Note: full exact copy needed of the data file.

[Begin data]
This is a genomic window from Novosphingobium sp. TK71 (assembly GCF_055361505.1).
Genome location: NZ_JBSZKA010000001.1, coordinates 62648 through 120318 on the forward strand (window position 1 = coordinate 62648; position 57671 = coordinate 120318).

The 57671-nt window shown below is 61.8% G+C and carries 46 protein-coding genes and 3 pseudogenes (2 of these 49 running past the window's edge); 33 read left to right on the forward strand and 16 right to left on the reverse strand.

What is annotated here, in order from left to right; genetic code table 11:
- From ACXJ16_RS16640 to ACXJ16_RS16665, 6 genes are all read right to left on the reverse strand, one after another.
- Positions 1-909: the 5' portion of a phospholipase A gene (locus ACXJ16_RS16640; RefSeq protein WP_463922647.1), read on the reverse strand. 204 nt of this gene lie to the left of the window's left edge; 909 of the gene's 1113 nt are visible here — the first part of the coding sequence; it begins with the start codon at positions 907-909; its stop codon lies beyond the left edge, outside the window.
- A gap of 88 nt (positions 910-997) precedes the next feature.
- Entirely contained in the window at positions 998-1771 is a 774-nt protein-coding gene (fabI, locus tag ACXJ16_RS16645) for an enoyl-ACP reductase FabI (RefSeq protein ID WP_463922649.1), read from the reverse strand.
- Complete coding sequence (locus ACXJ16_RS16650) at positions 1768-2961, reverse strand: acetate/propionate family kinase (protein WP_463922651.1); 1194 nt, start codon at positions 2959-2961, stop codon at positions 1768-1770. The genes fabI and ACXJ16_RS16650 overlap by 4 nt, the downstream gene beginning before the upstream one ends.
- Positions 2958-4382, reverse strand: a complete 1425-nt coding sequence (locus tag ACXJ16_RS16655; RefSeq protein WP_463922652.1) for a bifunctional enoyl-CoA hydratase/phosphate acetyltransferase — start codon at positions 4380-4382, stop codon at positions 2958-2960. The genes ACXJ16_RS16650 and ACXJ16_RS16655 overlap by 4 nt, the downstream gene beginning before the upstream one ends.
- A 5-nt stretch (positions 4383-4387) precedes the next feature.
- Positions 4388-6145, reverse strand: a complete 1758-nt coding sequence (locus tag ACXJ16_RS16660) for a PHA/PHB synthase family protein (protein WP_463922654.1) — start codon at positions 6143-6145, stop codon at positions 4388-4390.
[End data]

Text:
This is a genomic window from Novosphingobium sp. TK71 (assembly GCF_055361505.1).
Genome location: NZ_JBSZKA010000001.1, coordinates 62648 through 120318 on the forward strand (window position 1 = coordinate 62648; position 57671 = coordinate 120318).

The 57671-nt window shown below is 61.8% G+C and carries 46 protein-coding genes and 3 pseudogenes (2 of these 49 running past the window's edge); 33 read left to right on the forward strand and 16 right to left on the reverse strand.

What is annotated here, in order from left to right; genetic code table 11:
- From ACXJ16_RS16640 to ACXJ16_RS16665, 6 genes are all read right to left on the reverse strand, one after another.
- Positions 1-909: the 5' portion of a phospholipase A gene (locus ACXJ16_RS16640; RefSeq protein WP_463922647.1), read on the reverse strand. 204 nt of this gene lie to the left of the window's left edge; 909 of the gene's 1113 nt are visible here — the first part of the coding sequence; it begins with the start codon at positions 907-909; its stop codon lies beyond the left edge, outside the window.
- A gap of 88 nt (positions 910-997) precedes the next feature.
- Entirely contained in the window at positions 998-1771 is a 774-nt protein-coding gene (fabI, locus tag ACXJ16_RS16645) for an enoyl-ACP reductase FabI (RefSeq protein ID WP_463922649.1), read from the reverse strand.
- Complete coding sequence (locus ACXJ16_RS16650) at positions 1768-2961, reverse strand: acetate/propionate family kinase (protein WP_463922651.1); 1194 nt, start codon at positions 2959-2961, stop codon at positions 1768-1770. The genes fabI and ACXJ16_RS16650 overlap by 4 nt, the downstream gene beginning before the upstream one ends.
- Positions 2958-4382, reverse strand: a complete 1425-nt coding sequence (locus tag ACXJ16_RS16655; RefSeq protein WP_463922652.1) for a bifunctional enoyl-CoA hydratase/phosphate acetyltransferase — start codon at positions 4380-4382, stop codon at positions 2958-2960. The genes ACXJ16_RS16650 and ACXJ16_RS16655 overlap by 4 nt, the downstream gene beginning before the upstream one ends.
- A 5-nt stretch (positions 4383-4387) precedes the next feature.
- Positions 4388-6145, reverse strand: a complete 1758-nt coding sequence (locus tag ACXJ16_RS16660) for a PHA/PHB synthase family protein (protein WP_463922654.1) — start codon at positions 6143-6145, stop codon at positions 4388-4390.